Echeverria was represented by a team of attorneys including R. Allen Smith from the Smith Law Firm in Ridgeland, Missouri, who has been representing women in talcum powder litigation cases against J&J since 2009.
“Thank God she has stayed alive to see this verdict,” says Smith. “She has always said she would never likely live to see the money but she wanted women to have a chance to make an informed decision about their health and safety. She was denied that opportunity so I am pleased she was able to see this through while she is on this earth.”
In the California trial, the Echeverria legal team, the Talc Litigation Group, combined some previously unseen internal J&J documents with other information presented at previous trials to produce a potent argument that jurors clearly saw as convincing evidence in the case against J&J.
This included an internal memo from 1964, written by J&J employees, discusses the possibility of substituting cornstarch for Talc in its Baby Powder product.
“In the last paragraph of the memo it says cornstarch can be safely absorbed into the vagina and as we all know talc cannot be safely absorbed into the vagina,” says Smith repeating the sentence from the memo presented in evidence.
Smith’s team also presented the jury with documents dating back to 1996 showing the condom industry stopped dusting prophylactics with talc because of concerns about the possible link to ovarian cancer.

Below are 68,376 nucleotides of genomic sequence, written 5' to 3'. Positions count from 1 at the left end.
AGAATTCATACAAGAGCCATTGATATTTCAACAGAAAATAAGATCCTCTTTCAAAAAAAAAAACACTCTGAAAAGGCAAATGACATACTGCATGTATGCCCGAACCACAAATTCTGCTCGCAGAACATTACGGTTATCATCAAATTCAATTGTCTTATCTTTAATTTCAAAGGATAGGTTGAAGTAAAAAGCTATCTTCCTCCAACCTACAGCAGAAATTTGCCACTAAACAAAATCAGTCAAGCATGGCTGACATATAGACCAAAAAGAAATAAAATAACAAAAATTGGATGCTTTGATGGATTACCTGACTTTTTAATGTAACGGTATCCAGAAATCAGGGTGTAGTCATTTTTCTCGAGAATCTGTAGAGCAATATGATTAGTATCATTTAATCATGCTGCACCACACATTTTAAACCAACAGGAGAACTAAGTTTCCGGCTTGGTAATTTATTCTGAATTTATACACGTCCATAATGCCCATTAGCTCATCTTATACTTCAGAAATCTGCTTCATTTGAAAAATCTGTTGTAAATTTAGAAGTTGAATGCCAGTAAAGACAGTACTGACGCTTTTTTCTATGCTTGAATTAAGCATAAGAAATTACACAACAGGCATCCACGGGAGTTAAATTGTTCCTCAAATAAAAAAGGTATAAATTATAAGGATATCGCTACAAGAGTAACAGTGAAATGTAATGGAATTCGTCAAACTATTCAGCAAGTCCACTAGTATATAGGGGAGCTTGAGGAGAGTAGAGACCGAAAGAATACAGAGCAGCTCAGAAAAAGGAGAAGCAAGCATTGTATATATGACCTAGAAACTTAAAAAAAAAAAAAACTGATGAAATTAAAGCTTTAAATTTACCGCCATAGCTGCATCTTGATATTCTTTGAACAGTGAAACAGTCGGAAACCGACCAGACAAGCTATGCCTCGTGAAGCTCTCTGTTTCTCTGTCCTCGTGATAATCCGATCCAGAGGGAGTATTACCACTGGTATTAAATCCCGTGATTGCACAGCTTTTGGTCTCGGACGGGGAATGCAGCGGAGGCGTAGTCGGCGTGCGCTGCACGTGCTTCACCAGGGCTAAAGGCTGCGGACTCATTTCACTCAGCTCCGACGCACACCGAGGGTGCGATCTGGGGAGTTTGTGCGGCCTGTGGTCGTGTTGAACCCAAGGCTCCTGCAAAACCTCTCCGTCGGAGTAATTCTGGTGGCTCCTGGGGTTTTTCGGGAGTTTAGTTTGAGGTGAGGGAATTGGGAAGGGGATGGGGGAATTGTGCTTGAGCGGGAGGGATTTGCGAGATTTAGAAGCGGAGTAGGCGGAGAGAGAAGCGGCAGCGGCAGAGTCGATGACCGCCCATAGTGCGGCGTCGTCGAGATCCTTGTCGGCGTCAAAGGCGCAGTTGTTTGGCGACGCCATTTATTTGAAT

And condom industry companies are not the only ones worried about talc. The statement of claim also included information about generic brands of baby power sold in discount stores that now voluntarily carry warnings about a possible link between talc and cancer.
There have been more than 30 studies done over the last 35 years that connect talc and genital cancer.
However, J&J has consistently argued that those studies are weak and bordering on junk science. The pharmaceutical giant believes the data has been cherry-picked by lawyers and others looking to prove a case against its Baby Powder and Shower to Shower products, that in J&J’s view, does not exist.
“That is J&J’s mantra and it has been their mantra for the last four or five years since the first case in South Dakota.
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“They are misinterpreting the epidemiological data,” says Smith. “Every epidemiological study that has been done over the course of the last 35 years on genital talc use, except for one, shows an increased risk to some degree of ovarian cancer.”
J&J has now lost five trials were plaintiff’s claim talc caused cancer with verdicts totaling near $724 million dollars.
From Smith’s perspective, it is time for J&J to put a warning on its Baby Powder and Shower to Shower products. However, that seems unlikely. J&J continues to adamantly state that its products are safe.
LAS reached to Johnson and Johnson for comment on the Echeverria case and comments on warning labels. The company did not reply.